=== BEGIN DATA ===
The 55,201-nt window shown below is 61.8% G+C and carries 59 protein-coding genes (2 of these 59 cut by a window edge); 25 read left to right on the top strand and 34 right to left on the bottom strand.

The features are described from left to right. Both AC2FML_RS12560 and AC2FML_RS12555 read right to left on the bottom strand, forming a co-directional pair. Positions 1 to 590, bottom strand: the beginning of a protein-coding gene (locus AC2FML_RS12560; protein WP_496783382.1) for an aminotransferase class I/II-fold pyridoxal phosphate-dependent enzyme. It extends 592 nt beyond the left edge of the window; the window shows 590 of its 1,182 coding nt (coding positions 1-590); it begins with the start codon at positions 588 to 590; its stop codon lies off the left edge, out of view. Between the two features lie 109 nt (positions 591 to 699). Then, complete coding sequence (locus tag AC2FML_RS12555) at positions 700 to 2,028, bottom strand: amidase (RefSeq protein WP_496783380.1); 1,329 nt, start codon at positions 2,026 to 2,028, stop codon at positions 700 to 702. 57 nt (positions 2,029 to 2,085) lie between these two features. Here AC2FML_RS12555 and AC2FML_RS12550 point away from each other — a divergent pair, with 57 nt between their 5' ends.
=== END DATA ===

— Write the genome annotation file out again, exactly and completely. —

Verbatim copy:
The 55,201-nt window shown below is 61.8% G+C and carries 59 protein-coding genes (2 of these 59 cut by a window edge); 25 read left to right on the top strand and 34 right to left on the bottom strand.

The features are described from left to right. Both AC2FML_RS12560 and AC2FML_RS12555 read right to left on the bottom strand, forming a co-directional pair. Positions 1 to 590, bottom strand: the beginning of a protein-coding gene (locus AC2FML_RS12560; protein WP_496783382.1) for an aminotransferase class I/II-fold pyridoxal phosphate-dependent enzyme. It extends 592 nt beyond the left edge of the window; the window shows 590 of its 1,182 coding nt (coding positions 1-590); it begins with the start codon at positions 588 to 590; its stop codon lies off the left edge, out of view. Between the two features lie 109 nt (positions 591 to 699). Then, complete coding sequence (locus tag AC2FML_RS12555) at positions 700 to 2,028, bottom strand: amidase (RefSeq protein WP_496783380.1); 1,329 nt, start codon at positions 2,026 to 2,028, stop codon at positions 700 to 702. 57 nt (positions 2,029 to 2,085) lie between these two features. Here AC2FML_RS12555 and AC2FML_RS12550 point away from each other — a divergent pair, with 57 nt between their 5' ends.